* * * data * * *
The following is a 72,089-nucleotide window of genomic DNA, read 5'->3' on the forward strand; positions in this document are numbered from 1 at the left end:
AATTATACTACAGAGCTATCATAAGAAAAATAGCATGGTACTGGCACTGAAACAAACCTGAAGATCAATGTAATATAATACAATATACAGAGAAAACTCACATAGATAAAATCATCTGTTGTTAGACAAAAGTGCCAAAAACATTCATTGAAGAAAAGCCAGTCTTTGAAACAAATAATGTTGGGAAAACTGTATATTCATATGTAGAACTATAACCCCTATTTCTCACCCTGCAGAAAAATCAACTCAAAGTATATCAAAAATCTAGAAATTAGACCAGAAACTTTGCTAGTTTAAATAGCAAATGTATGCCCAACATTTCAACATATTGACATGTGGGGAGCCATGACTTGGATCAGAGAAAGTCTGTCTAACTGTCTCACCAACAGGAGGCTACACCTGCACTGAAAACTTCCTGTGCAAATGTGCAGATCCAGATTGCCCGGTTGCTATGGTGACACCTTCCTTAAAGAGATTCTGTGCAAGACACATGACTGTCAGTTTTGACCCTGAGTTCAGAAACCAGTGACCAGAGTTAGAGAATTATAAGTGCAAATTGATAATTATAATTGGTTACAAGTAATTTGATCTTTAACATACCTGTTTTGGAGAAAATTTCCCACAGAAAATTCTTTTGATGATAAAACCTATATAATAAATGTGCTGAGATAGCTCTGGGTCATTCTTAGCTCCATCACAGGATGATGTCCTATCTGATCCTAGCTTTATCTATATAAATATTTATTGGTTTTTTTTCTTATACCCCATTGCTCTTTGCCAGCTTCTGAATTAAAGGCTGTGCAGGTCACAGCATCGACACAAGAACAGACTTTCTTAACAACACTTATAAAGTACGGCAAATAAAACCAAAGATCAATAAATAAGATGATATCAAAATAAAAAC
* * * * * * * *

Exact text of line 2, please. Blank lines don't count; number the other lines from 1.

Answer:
AATTATACTACAGAGCTATCATAAGAAAAATAGCATGGTACTGGCACTGAAACAAACCTGAAGATCAATGTAATATAATACAATATACAGAGAAAACTCACATAGATAAAATCATCTGTTGTTAGACAAAAGTGCCAAAAACATTCATTGAAGAAAAGCCAGTCTTTGAAACAAATAATGTTGGGAAAACTGTATATTCATATGTAGAACTATAACCCCTATTTCTCACCCTGCAGAAAAATCAACTCAAAGTATATCAAAAATCTAGAAATTAGACCAGAAACTTTGCTAGTTTAAATAGCAAATGTATGCCCAACATTTCAACATATTGACATGTGGGGAGCCATGACTTGGATCAGAGAAAGTCTGTCTAACTGTCTCACCAACAGGAGGCTACACCTGCACTGAAAACTTCCTGTGCAAATGTGCAGATCCAGATTGCCCGGTTGCTATGGTGACACCTTCCTTAAAGAGATTCTGTGCAAGACACATGACTGTCAGTTTTGACCCTGAGTTCAGAAACCAGTGACCAGAGTTAGAGAATTATAAGTGCAAATTGATAATTATAATTGGTTACAAGTAATTTGATCTTTAACATACCTGTTTTGGAGAAAATTTCCCACAGAAAATTCTTTTGATGATAAAACCTATATAATAAATGTGCTGAGATAGCTCTGGGTCATTCTTAGCTCCATCACAGGATGATGTCCTATCTGATCCTAGCTTTATCTATATAAATATTTATTGGTTTTTTTTCTTATACCCCATTGCTCTTTGCCAGCTTCTGAATTAAAGGCTGTGCAGGTCACAGCATCGACACAAGAACAGACTTTCTTAACAACACTTATAAAGTACGGCAAATAAAACCAAAGATCAATAAATAAGATGATATCAAAATAAAAAC